Scientists and researchers in Alabama are engaged in the global effort to stem threats posed by the COVID-19 disease.
Diatherix, on the Huntsville campus of the HudsonAlpha Institute of Biotechnology, also said its lab is prepared to evaluate respiratory specimens collected by healthcare providers for COVID-19.
Diatherix’s announcement comes as public health authorities across the U.S. step up testing to get a clearer picture of how the novel coronavirus is spreading across the nation.
The Centers for Disease Control and Prevention says around 4,000 cases have been reported in the U.S., with 36 confirmed in Alabama. More than 167,000 COVID-19 cases have been recorded globally, with 6,600 deaths, according to the World Health Organization.
“Alabama’s scientists have long conducted world-class research in infectious disease protection and treatment, so it’s no surprise that they are deeply involved in the fight against COVID-19 disease,” said Greg Canfield, secretary of the Alabama Department of Commerce.
“The talents and capabilities of these Alabama researchers will benefit the overall global effort during this public health emergency.”
Birmingham-based Southern Research this month announced a partnership with Tonix Pharmaceuticals Holding Group, a New York-based biopharmaceutical company, to test a potential COVID-19 vaccine.
Southern Research, which has considerable experience in infectious disease research, has long been a leader in the evaluation of vaccine candidates and possible therapeutics for emerging biological threats.
There are currently no vaccines to protect against COVID-19, which may cause serious complications and death.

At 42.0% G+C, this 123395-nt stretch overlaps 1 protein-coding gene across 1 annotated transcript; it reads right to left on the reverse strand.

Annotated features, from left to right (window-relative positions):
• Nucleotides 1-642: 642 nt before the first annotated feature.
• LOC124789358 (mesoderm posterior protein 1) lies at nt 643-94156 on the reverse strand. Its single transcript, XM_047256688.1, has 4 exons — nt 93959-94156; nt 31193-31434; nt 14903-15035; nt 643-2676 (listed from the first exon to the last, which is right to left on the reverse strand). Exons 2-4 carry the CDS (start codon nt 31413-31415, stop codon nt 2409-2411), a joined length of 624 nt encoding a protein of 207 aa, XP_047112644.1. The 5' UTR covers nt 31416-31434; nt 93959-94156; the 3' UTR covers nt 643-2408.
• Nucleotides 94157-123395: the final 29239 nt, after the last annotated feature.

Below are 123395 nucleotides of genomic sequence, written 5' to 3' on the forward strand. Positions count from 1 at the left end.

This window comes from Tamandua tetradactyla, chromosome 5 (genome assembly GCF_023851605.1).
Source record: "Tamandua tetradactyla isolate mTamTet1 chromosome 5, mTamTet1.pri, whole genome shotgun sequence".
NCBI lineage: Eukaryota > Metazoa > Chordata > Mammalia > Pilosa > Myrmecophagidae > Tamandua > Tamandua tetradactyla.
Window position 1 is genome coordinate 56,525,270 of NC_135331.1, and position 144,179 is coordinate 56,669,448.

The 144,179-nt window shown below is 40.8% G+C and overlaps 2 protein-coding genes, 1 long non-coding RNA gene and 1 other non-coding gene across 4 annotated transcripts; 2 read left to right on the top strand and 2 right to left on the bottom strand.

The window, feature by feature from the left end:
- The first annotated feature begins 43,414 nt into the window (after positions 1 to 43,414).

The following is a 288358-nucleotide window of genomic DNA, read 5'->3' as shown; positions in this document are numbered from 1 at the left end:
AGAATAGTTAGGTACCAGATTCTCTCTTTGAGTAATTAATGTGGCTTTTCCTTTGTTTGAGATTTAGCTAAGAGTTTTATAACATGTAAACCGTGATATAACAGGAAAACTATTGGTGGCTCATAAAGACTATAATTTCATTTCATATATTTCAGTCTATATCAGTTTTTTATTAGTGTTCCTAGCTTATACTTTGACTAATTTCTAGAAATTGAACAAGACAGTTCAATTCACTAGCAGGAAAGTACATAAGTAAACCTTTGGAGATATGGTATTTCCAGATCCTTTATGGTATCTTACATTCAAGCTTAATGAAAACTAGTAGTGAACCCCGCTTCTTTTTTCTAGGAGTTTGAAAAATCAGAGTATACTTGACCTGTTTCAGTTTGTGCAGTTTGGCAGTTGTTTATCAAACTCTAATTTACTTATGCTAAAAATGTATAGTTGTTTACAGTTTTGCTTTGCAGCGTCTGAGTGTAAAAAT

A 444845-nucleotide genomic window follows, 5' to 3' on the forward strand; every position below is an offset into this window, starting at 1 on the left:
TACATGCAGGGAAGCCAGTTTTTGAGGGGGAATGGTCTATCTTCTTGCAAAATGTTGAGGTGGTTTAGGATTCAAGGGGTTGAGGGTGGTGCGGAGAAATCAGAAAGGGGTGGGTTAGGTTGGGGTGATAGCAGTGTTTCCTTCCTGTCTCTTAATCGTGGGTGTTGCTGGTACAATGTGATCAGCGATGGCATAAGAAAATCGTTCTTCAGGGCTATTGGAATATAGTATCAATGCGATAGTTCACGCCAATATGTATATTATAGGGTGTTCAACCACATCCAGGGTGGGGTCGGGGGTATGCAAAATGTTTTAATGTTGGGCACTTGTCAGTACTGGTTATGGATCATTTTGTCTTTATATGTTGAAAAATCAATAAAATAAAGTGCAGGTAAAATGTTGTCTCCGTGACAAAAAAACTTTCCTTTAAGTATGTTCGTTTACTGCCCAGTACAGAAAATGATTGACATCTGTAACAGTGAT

Southern Research and Tonix said the research collaboration will develop and test a potential horsepox vaccine that expresses protein from the virus (SARS-CoV-2) that causes COVID-19 to protect against the disease.
“We look forward to this collaboration to advance a potential COVID-19 vaccine,” said Scott Goebel, a senior scientist in Southern Research’s Drug Development division and principal investigator of the project.
The University of Alabama at Birmingham, meanwhile, is home to the Antiviral Drug Discovery and Development Center, or AD3C, which focuses on developing treatments for four different virus families, including coronavirus.
AD3C research produced an investigational drug, remdesivir, that is being used to treat a few select patients in China and the U.S. who have contracted COVID-19. Read about remdesivir.
“This is a prime example of how the research we are conducting at UAB plays a critical role in treating patients on a global scale and our contribution of substantial scientific advances,” said Dr. Richard Whitley, distinguished professor at UAB and principal investigator on the research project.
Southern Research is also a partner in the AD3C.
On Tuesday, BioGX announced that it had joined BD, a global medical technology company, to ask the FDA to authorize new diagnostics tests that would increase the potential capacity to screen for COVID-19 by thousands of tests per day.
BioGX developed an assay to detect the presence of the virus that causes COVID-19 for BD’s automated molecular diagnostic platform, which can analyze samples in two to three hours.
“The foundation of BioGX firmly stands on its team’s ability to step up and address such unmet needs with speed. Authorization to use our test would increase access across the U.S. to an automated, highly reliable SARS-CoV-2 test,” said Dr. Shazi Iqbal, chief executive officer of BioGX.
This story originally appeared on the Alabama Department of Commerce’s Made in Alabama website.